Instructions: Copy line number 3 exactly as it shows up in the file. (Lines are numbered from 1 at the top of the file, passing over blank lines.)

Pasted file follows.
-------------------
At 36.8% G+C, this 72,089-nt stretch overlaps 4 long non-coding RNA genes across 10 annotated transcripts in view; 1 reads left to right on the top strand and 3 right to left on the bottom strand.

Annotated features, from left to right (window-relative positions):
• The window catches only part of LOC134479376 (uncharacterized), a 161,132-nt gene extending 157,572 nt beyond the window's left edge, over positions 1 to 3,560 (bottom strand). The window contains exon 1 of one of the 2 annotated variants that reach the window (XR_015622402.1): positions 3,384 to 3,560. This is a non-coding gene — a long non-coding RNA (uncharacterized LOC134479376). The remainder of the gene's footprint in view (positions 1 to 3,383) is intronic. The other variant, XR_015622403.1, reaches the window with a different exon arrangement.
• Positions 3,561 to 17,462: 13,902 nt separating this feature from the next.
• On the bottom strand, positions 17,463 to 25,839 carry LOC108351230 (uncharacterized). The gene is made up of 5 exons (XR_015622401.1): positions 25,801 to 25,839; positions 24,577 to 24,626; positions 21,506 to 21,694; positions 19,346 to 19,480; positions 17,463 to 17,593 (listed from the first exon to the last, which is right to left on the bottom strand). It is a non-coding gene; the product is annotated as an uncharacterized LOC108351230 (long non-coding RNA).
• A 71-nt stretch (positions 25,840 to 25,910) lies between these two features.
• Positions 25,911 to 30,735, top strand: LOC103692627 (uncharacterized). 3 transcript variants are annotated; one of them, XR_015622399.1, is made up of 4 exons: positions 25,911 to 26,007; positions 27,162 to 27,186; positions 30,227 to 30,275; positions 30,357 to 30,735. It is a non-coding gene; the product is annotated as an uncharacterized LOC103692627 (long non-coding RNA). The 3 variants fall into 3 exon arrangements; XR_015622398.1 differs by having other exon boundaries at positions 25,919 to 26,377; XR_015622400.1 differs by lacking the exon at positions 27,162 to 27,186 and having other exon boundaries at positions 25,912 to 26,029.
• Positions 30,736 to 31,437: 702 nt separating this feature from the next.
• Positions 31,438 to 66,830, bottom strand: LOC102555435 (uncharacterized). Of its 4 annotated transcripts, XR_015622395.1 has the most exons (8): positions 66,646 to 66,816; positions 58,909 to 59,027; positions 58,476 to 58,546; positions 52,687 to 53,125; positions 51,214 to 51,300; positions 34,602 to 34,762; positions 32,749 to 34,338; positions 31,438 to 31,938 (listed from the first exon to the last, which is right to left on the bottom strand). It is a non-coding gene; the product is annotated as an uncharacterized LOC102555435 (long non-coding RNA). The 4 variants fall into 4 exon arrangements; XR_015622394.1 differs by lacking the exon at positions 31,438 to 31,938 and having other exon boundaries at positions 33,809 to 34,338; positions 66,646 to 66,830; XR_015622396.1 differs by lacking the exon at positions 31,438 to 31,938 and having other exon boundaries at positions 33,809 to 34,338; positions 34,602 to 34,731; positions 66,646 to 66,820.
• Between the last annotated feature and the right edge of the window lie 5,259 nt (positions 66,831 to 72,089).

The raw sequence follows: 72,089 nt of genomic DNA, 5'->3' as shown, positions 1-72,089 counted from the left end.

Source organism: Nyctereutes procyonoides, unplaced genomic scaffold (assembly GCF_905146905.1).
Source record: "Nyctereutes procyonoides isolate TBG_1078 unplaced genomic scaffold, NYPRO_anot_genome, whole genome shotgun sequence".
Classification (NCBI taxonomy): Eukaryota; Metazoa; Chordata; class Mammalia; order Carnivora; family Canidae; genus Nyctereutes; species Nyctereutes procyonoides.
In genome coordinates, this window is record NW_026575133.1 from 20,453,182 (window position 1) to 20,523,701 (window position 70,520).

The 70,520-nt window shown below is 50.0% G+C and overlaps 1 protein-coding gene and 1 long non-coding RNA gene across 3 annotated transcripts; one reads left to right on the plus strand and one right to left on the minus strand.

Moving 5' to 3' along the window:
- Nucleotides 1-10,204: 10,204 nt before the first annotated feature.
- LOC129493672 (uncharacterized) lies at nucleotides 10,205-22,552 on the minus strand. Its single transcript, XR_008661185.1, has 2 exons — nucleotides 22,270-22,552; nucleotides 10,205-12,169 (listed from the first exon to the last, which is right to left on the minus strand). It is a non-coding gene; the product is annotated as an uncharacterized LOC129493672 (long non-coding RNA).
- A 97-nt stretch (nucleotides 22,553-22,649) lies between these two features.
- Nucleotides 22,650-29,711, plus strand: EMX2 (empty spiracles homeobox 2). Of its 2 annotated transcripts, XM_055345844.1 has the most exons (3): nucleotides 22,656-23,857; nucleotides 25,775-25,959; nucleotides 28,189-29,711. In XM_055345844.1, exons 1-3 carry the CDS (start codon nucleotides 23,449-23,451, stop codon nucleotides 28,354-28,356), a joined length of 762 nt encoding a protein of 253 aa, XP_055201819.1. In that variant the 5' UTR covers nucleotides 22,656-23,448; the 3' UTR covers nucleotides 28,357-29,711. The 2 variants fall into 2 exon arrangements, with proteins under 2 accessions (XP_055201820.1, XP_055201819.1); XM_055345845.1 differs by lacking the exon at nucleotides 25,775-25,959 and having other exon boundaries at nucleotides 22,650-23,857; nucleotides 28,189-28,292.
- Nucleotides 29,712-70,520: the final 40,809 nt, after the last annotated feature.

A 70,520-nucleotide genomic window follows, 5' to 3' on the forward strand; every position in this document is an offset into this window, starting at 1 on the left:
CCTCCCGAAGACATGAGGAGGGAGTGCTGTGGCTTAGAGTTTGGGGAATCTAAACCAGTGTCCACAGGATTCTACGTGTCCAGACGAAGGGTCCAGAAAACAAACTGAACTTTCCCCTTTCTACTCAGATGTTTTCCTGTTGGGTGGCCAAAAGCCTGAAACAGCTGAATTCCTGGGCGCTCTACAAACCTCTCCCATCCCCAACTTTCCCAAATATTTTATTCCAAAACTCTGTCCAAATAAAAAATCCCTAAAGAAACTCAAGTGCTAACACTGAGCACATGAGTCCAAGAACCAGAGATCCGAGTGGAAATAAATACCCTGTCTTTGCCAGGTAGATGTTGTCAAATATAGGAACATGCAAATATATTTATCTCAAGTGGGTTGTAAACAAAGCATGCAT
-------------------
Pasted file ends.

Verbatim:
• The window catches only part of LOC134479376 (uncharacterized), a 161,132-nt gene extending 157,572 nt beyond the window's left edge, over positions 1 to 3,560 (bottom strand). The window contains exon 1 of one of the 2 annotated variants that reach the window (XR_015622402.1): positions 3,384 to 3,560. This is a non-coding gene — a long non-coding RNA (uncharacterized LOC134479376). The remainder of the gene's footprint in view (positions 1 to 3,383) is intronic. The other variant, XR_015622403.1, reaches the window with a different exon arrangement.